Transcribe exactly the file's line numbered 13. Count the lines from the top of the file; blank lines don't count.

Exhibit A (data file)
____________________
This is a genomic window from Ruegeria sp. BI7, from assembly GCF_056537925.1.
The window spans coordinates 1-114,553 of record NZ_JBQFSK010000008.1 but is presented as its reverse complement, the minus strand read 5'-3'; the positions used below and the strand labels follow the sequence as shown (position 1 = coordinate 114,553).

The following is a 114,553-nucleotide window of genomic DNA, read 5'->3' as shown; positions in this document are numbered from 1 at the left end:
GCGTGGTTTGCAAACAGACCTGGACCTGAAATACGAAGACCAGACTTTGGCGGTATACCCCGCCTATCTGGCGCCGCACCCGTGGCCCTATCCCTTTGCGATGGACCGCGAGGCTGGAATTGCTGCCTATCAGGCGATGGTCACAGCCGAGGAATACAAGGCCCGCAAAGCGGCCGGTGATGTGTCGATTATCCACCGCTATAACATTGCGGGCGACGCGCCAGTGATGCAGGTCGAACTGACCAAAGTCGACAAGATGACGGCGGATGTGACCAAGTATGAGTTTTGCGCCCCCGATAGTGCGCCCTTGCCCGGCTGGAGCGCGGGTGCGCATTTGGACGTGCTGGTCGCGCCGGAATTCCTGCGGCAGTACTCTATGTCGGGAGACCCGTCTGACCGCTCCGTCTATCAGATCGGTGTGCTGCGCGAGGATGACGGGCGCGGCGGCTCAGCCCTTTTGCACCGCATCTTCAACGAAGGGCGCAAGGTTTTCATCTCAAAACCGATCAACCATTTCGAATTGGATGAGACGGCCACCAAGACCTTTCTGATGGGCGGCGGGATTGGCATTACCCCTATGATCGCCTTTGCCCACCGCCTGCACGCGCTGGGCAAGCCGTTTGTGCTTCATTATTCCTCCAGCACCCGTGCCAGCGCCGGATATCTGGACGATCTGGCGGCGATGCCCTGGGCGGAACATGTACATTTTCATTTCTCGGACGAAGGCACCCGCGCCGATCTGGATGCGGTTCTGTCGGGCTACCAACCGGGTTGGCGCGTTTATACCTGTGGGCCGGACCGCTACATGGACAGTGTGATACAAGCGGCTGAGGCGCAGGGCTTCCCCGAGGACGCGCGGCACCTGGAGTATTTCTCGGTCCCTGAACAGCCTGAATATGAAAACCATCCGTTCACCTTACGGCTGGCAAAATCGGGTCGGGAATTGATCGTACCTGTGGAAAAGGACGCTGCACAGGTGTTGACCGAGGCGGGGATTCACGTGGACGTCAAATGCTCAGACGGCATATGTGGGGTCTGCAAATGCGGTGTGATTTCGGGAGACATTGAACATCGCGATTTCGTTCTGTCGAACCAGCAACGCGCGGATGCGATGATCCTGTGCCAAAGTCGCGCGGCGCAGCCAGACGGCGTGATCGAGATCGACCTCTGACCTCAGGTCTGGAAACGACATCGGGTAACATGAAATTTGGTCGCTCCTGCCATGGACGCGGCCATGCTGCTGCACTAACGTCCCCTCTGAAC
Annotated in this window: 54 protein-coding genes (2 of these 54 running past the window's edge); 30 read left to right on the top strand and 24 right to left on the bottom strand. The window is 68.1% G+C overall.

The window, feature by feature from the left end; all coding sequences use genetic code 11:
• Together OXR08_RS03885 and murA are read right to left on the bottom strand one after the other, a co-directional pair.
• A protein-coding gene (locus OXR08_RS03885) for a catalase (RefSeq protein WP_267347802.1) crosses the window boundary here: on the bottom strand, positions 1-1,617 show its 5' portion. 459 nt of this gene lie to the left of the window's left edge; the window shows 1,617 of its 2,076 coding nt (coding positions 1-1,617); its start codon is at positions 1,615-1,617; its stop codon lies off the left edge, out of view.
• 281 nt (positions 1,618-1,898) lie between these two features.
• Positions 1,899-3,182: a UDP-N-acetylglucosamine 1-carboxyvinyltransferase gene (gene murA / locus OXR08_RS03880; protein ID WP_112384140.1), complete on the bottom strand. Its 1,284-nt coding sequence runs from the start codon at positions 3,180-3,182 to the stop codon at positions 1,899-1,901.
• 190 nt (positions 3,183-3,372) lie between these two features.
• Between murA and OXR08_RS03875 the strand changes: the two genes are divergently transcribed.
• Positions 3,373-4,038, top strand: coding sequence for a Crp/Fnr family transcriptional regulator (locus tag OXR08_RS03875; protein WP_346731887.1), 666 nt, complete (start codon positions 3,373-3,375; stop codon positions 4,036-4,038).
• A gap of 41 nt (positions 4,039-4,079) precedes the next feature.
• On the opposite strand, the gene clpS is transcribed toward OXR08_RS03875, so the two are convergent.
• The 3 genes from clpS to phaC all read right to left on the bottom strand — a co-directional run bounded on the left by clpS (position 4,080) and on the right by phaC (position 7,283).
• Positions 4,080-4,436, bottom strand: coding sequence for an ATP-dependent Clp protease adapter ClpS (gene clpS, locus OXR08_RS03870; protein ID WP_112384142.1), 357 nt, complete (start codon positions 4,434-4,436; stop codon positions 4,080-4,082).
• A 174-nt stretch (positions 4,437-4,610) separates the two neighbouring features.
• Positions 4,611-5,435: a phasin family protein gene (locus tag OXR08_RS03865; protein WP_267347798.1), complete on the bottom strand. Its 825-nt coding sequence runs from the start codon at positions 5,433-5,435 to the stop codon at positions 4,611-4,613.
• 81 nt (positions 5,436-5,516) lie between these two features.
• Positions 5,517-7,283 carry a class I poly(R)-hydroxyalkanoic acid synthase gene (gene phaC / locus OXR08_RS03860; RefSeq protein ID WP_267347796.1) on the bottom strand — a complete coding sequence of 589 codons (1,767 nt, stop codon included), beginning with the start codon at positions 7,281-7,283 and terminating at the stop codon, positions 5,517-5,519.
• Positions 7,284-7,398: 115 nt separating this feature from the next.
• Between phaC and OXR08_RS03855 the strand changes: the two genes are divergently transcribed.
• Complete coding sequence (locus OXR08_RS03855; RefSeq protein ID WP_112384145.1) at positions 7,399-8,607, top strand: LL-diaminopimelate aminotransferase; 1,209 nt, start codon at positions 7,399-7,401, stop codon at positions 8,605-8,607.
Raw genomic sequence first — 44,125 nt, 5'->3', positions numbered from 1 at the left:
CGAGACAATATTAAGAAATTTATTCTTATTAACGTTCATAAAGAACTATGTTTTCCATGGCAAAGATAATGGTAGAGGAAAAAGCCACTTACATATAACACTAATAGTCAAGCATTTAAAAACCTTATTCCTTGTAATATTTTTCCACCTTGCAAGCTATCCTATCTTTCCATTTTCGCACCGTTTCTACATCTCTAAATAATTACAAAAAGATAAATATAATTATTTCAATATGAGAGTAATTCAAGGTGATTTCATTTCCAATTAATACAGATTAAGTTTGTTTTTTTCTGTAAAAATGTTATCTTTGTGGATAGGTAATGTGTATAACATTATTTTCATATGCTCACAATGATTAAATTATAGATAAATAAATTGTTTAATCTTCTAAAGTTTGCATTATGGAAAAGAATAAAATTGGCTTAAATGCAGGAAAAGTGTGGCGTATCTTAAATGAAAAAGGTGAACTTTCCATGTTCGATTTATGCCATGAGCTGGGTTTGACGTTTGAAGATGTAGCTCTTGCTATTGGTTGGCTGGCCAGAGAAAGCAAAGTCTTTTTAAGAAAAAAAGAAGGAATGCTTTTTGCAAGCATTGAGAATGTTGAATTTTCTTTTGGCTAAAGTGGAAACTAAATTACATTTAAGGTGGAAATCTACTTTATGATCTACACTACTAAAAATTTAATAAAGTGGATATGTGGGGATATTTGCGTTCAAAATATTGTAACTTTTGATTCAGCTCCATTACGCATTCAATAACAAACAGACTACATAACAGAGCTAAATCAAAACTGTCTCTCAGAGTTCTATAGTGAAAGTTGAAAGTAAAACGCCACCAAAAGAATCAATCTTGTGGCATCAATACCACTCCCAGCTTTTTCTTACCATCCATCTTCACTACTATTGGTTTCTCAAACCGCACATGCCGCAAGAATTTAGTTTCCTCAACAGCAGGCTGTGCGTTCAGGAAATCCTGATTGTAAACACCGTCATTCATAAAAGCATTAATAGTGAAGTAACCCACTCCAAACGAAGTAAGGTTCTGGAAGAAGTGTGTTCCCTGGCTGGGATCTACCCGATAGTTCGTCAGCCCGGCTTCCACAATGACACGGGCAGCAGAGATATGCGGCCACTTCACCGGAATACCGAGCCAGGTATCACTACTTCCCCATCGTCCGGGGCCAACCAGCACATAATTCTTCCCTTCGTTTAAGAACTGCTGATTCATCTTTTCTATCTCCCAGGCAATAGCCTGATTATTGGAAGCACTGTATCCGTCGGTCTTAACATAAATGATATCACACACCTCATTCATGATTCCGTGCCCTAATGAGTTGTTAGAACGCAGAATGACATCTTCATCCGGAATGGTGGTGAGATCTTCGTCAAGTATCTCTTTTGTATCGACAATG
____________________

• Positions 3,373-4,038, top strand: coding sequence for a Crp/Fnr family transcriptional regulator (locus tag OXR08_RS03875; protein WP_346731887.1), 666 nt, complete (start codon positions 3,373-3,375; stop codon positions 4,036-4,038).